Plymouth, N.H.–Knowing how to access and use information is critical to success in today’s world. Whether you’re an auto mechanic, nuclear scientist or cook, succeeding at your job requires knowledge, and having the skills to find that knowledge in the digital age is far different now than even a decade ago.
With that in mind, nearly 30 history students at Lin-Wood Public School have taken the first step in gaining state-of-the-art research skills through a partnership with Plymouth State University’s Lamson Library and Learning Commons. The students are preparing projects for the 2012 National History Day Competition and Lin-Wood social studies teacher Kelly Nelson, a PSU graduate, said their November 22 visit to Lamson Library offered a wealth of research opportunities.
“A lot of them are searching for primary source documents like newspaper articles; we don’t have that kind of material in our library,” Nelson said. “I hope my students find some joy in learning about history and walk away with important lessons about their topics and draw conclusions from the research they’ve done today. It’s fun to see them get excited about some of the things they’ve found.”
National History Day involves 700,000 middle and high school students nationwide, including several thousand in New Hampshire. Students investigate their topic, develop a thesis and interpret primary and secondary sources to apply it to the national theme. The students then present their project in formats like a research paper, museum-style exhibit, dramatic performance, web site or video documentary. The best projects statewide are then displayed in a springtime event at Plymouth State University. Lin-Wood ninth grader Hayli Ash was excited to discover facts at the library and begin her project.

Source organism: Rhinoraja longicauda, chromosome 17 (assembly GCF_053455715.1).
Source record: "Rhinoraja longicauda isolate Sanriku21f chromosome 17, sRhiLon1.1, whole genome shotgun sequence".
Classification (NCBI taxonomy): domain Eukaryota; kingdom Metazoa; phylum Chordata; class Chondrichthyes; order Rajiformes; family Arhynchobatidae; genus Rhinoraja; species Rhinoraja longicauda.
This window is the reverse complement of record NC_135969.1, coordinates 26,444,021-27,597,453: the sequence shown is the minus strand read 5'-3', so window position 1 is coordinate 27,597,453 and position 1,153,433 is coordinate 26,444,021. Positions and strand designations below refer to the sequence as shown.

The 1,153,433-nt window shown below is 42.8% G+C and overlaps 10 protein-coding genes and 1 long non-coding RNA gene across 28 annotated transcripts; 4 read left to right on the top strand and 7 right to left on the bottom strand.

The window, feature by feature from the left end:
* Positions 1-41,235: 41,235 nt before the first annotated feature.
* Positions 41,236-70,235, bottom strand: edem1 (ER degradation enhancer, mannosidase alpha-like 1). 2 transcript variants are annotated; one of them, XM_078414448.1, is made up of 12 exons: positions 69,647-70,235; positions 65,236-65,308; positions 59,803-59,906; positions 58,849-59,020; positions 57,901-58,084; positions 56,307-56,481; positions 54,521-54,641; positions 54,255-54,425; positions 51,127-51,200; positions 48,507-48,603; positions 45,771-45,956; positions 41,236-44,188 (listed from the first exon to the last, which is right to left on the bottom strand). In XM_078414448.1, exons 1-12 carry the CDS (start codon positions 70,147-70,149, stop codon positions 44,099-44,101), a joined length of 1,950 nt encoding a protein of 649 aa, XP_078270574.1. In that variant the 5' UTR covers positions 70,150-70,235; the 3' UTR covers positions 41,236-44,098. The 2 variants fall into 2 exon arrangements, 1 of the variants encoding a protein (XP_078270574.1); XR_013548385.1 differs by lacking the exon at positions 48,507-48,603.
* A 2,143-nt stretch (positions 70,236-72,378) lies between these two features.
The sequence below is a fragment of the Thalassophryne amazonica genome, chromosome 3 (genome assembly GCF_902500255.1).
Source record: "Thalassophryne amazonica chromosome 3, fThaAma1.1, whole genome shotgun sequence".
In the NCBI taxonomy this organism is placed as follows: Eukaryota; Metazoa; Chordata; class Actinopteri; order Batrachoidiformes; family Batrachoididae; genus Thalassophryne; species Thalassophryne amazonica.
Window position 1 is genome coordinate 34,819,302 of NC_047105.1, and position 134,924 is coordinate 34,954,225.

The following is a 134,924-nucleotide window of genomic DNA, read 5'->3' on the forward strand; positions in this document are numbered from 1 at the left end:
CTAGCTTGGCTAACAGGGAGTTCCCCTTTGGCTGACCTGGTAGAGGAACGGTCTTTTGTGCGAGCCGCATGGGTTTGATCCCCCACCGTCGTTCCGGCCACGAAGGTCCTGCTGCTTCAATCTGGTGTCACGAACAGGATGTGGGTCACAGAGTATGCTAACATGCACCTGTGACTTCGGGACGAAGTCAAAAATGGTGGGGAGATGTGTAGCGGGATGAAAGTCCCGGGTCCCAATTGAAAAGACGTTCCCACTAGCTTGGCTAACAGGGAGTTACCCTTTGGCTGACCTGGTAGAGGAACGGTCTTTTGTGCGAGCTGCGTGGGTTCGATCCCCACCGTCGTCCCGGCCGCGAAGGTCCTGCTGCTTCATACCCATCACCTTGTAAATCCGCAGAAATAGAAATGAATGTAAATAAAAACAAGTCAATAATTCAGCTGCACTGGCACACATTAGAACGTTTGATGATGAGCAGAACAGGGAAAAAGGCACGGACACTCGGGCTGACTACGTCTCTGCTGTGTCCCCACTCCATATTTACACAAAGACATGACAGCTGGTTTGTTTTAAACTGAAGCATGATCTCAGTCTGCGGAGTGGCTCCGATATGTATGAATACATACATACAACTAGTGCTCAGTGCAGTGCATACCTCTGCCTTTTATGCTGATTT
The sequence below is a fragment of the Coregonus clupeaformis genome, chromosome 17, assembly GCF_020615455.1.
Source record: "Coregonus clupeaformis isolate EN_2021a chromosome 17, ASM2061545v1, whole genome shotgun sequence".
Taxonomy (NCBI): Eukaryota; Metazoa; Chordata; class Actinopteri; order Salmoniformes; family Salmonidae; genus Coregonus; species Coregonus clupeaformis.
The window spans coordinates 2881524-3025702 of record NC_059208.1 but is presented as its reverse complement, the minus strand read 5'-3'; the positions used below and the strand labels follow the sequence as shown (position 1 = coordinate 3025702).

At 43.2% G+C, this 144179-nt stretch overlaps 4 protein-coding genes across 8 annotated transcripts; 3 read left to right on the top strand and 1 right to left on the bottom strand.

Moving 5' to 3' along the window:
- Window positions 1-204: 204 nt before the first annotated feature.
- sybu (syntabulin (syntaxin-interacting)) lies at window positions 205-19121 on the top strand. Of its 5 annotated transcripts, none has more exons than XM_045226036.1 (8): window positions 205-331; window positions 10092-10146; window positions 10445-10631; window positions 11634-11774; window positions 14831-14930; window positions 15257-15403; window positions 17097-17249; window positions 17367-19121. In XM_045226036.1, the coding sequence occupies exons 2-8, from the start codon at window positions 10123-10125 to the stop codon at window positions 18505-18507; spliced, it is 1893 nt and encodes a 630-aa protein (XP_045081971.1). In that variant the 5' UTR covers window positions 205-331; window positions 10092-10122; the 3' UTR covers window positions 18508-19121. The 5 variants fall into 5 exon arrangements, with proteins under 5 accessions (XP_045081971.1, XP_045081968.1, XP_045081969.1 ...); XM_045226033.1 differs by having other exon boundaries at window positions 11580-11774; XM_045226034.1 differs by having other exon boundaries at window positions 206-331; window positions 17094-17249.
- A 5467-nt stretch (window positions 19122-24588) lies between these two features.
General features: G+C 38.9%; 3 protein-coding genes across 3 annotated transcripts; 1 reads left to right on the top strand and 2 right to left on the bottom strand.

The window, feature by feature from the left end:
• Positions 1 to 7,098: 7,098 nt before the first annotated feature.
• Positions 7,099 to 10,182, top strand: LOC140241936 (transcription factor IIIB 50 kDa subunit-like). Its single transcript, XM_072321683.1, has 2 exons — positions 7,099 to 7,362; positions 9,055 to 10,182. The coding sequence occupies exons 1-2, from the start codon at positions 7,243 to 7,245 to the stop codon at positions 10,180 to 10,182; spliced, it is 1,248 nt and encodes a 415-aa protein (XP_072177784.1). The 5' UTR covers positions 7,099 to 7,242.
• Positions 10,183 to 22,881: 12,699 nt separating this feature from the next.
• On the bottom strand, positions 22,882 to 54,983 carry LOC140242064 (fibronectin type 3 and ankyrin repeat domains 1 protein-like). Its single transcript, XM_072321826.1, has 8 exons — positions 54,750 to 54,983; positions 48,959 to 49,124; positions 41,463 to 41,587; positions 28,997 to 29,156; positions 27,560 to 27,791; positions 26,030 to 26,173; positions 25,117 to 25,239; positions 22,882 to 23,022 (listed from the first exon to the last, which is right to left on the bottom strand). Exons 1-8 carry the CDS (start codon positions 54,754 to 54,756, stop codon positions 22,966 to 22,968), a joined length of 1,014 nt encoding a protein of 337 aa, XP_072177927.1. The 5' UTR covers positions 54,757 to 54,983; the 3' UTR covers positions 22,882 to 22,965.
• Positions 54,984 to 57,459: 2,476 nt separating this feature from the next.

“Learning about my subject is really interesting; I’m glad I have a bigger perspective of how to use this material because our school is so small, we don’t have a lot of resources,” said Ash.
Ninth grader Colby Chase of Woodstock agreed.
“I think this place is really cool–we’ve already found five books on our topic and there’s more online, so all you have to do to get the information is get on the Web.”
Anne Jung, Lamson’s outreach librarian, said the Library and Learning Commons provides sophisticated research tools and teaching the students how to use them properly gives them a skill they can use for the rest of their lives.
“They’re getting a foot-in-the-door, so by the time they’re older, they’re better prepared to find the best resources to put together a great project or perform their job,” said Jung.
Jung added PSU prides itself on being a ‘regional, comprehensive University,’ and the Lamson Library hosts many groups every academic year.
“Anything from a small Boy Scout troop to more school groups doing in-depth research projects,” Jung noted. “We’d like to grow this out to include more middle school and high school groups.”
The Lamson Library and Learning Commons provides access to thousands of online databases and contains nearly 350,000 volumes of catalogued material, the largest in northern New Hampshire. The public is welcome to use Lamson Library; currently there are nearly 650 people not associated with PSU who have library cards.
For information about this release, contact Bruce Lyndes, PSU News Services Mgr., (603) 535-2775 or email@example.com